Take a look at these common and completely avoidable resume writing mistakes that can damage your job search if you are not careful.
My book, The Resume Writing Guide, is the only book I know of that breaks down the process of creating a resume and takes you from blank page to winning resume one small, manageable step at a time.
It is the next best thing to having an experienced resume writer by your side.
There are three commonly used styles or formats:
Each of these three formats have different strengths and weaknesses and work in different situations.
Highlights a strong work history, but it can be difficult to highlight your skills when you use this formaat.
Highlights skills without showing any work history, but it is not trusted by many employers.
Highlights both skills and work experience and provides a lot of flexibility to organize your information in a way that shows your skills and experience in the best possible way.
A fourth format, the electronic resume will be read by a computer as opposed to a human. It must be formatted correctly for the computer, and it is crucial to include strategic key words so the document will be found in computer-based searches.
An outline of the three commonly used formats. Learn the basic characteristics of chronological, combination and functional resumes. Plus, here's a little more general information about the three most commonly used styles and when to use each one.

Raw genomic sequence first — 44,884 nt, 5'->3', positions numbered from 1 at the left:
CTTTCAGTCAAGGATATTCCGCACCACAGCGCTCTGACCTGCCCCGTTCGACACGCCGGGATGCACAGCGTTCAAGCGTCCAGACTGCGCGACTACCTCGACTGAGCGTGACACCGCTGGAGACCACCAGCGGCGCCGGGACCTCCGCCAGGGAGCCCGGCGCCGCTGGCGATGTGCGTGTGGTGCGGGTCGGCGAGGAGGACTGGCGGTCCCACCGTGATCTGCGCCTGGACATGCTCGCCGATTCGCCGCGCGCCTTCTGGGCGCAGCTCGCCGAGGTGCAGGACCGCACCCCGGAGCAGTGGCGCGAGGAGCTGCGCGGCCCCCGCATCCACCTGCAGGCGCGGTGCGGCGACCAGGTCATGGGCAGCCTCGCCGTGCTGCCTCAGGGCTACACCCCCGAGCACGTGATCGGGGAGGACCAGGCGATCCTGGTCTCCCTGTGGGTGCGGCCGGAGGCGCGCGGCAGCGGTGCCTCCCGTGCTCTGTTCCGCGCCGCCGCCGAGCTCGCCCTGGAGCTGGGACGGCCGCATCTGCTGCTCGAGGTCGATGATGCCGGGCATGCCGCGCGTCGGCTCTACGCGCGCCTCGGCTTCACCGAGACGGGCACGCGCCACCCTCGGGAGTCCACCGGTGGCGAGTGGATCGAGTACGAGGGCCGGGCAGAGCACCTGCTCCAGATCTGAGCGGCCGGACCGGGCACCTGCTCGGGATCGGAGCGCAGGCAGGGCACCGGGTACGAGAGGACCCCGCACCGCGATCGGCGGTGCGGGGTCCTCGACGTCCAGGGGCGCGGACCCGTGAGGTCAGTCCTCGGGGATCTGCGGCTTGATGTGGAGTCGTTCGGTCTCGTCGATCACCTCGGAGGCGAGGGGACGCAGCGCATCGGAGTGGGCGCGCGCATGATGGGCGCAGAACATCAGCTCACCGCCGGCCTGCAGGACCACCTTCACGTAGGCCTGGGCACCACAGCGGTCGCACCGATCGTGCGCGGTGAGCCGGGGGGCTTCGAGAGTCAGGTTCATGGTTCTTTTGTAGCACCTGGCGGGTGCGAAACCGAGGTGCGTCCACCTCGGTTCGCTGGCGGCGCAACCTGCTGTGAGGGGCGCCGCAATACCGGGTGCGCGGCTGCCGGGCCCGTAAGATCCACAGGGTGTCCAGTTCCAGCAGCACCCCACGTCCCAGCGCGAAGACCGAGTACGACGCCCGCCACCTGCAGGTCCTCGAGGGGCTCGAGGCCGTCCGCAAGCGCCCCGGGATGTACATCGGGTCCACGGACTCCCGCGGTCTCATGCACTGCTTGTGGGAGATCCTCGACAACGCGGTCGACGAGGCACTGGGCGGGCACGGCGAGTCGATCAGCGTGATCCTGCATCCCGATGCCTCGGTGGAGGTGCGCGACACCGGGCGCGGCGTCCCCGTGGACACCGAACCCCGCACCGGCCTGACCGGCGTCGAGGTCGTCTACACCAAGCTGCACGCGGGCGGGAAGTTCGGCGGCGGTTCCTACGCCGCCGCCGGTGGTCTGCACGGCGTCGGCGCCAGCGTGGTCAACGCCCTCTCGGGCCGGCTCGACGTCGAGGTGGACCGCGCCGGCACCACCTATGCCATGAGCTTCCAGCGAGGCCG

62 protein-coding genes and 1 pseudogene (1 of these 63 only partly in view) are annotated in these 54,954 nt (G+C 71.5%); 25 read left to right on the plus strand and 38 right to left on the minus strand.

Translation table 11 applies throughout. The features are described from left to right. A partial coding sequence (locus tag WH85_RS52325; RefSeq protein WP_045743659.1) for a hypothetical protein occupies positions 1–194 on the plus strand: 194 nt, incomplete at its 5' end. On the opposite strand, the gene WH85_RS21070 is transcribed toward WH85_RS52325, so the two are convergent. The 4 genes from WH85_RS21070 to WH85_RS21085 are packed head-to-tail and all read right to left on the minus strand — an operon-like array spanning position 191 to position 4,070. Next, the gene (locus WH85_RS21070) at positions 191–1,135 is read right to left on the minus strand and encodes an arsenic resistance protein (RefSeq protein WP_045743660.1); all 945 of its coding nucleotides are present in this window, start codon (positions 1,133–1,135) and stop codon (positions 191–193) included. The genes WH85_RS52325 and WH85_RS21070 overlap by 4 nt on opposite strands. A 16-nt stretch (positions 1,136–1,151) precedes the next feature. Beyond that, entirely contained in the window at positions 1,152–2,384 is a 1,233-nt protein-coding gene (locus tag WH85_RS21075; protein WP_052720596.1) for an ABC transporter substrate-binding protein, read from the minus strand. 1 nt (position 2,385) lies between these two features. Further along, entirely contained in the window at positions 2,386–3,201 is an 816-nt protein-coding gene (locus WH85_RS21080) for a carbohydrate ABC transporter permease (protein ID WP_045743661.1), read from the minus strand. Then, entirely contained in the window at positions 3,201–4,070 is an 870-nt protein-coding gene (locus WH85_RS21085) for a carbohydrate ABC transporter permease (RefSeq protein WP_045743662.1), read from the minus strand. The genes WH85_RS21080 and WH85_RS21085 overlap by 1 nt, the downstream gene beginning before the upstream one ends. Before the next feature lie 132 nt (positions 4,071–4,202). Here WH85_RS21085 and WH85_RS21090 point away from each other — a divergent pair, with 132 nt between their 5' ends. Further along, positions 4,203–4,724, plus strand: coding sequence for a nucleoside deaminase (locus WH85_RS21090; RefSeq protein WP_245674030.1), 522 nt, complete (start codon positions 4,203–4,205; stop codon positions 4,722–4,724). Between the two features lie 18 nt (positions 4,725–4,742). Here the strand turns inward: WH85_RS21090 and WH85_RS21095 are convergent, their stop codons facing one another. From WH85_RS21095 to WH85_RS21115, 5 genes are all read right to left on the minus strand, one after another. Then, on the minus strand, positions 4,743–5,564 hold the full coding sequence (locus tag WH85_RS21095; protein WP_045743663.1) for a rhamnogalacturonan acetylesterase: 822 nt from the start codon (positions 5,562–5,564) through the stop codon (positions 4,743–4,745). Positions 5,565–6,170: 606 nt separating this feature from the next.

Choose the Best Format for You
Each resume format has its own strengths and weaknesses. Discover which style will show you at your very best depending upon your own unique work history, and learn which popular format you should never use.
Below are links to detailed descriptions of each resume style, formatting guides, and samples of each type of resume.
This is the most versatile resume format. It works for most people most of the time and provides the flexibility you need to highlight your most impressive achievements while minimizing any less than ideal aspects of your work history.
An in-depth description of the combination style including strengths and weaknesses and who should use this format.
Guidelines for formatting a combination resume.
Most of the sample resumes on this site use the combination format because, in my opinion, it is the best format for most people. The link above shows you a standard combination style resume, and if you jump down to the rest of the examples, you'll find more samples that show variations on this style.